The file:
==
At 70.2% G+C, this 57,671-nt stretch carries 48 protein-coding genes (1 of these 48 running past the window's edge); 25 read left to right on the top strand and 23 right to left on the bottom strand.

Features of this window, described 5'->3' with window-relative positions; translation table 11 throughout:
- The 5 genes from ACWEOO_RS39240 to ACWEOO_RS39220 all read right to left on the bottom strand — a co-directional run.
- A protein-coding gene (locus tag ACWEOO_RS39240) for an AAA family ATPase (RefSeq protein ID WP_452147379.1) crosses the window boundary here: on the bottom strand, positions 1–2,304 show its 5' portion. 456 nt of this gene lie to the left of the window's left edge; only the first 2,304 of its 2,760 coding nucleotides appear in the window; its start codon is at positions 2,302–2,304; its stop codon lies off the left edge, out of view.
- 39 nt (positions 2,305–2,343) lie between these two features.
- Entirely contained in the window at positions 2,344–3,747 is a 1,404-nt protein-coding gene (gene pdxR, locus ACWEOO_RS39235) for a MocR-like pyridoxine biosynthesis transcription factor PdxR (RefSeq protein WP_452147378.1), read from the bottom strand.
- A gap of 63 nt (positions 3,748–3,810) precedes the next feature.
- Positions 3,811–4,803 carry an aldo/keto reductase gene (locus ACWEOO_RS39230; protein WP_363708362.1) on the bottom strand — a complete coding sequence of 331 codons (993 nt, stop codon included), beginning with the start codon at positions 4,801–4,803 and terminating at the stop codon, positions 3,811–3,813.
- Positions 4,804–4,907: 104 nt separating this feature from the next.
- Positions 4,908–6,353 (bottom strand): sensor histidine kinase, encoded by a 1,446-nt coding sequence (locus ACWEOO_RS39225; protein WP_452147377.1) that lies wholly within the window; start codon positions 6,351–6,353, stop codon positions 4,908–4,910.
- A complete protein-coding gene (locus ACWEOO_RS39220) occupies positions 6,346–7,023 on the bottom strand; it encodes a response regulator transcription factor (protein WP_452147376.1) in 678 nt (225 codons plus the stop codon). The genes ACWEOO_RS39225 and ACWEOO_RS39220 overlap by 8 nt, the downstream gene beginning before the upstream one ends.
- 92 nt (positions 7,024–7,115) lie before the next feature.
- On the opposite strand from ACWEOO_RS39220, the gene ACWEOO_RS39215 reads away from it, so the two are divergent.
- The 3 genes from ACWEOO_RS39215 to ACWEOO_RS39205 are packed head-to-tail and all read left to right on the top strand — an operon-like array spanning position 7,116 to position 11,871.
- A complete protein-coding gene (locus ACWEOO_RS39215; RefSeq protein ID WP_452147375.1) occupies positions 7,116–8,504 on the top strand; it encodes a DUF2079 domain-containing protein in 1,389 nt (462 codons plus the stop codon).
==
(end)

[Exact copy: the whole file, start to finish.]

At 70.2% G+C, this 57,671-nt stretch carries 48 protein-coding genes (1 of these 48 running past the window's edge); 25 read left to right on the top strand and 23 right to left on the bottom strand.

Features of this window, described 5'->3' with window-relative positions; translation table 11 throughout:
- The 5 genes from ACWEOO_RS39240 to ACWEOO_RS39220 all read right to left on the bottom strand — a co-directional run.
- A protein-coding gene (locus tag ACWEOO_RS39240) for an AAA family ATPase (RefSeq protein ID WP_452147379.1) crosses the window boundary here: on the bottom strand, positions 1–2,304 show its 5' portion. 456 nt of this gene lie to the left of the window's left edge; only the first 2,304 of its 2,760 coding nucleotides appear in the window; its start codon is at positions 2,302–2,304; its stop codon lies off the left edge, out of view.
- 39 nt (positions 2,305–2,343) lie between these two features.
- Entirely contained in the window at positions 2,344–3,747 is a 1,404-nt protein-coding gene (gene pdxR, locus ACWEOO_RS39235) for a MocR-like pyridoxine biosynthesis transcription factor PdxR (RefSeq protein WP_452147378.1), read from the bottom strand.
- A gap of 63 nt (positions 3,748–3,810) precedes the next feature.
- Positions 3,811–4,803 carry an aldo/keto reductase gene (locus ACWEOO_RS39230; protein WP_363708362.1) on the bottom strand — a complete coding sequence of 331 codons (993 nt, stop codon included), beginning with the start codon at positions 4,801–4,803 and terminating at the stop codon, positions 3,811–3,813.
- Positions 4,804–4,907: 104 nt separating this feature from the next.
- Positions 4,908–6,353 (bottom strand): sensor histidine kinase, encoded by a 1,446-nt coding sequence (locus ACWEOO_RS39225; protein WP_452147377.1) that lies wholly within the window; start codon positions 6,351–6,353, stop codon positions 4,908–4,910.
- A complete protein-coding gene (locus ACWEOO_RS39220) occupies positions 6,346–7,023 on the bottom strand; it encodes a response regulator transcription factor (protein WP_452147376.1) in 678 nt (225 codons plus the stop codon). The genes ACWEOO_RS39225 and ACWEOO_RS39220 overlap by 8 nt, the downstream gene beginning before the upstream one ends.
- 92 nt (positions 7,024–7,115) lie before the next feature.
- On the opposite strand from ACWEOO_RS39220, the gene ACWEOO_RS39215 reads away from it, so the two are divergent.
- The 3 genes from ACWEOO_RS39215 to ACWEOO_RS39205 are packed head-to-tail and all read left to right on the top strand — an operon-like array spanning position 7,116 to position 11,871.
- A complete protein-coding gene (locus ACWEOO_RS39215; RefSeq protein ID WP_452147375.1) occupies positions 7,116–8,504 on the top strand; it encodes a DUF2079 domain-containing protein in 1,389 nt (462 codons plus the stop codon).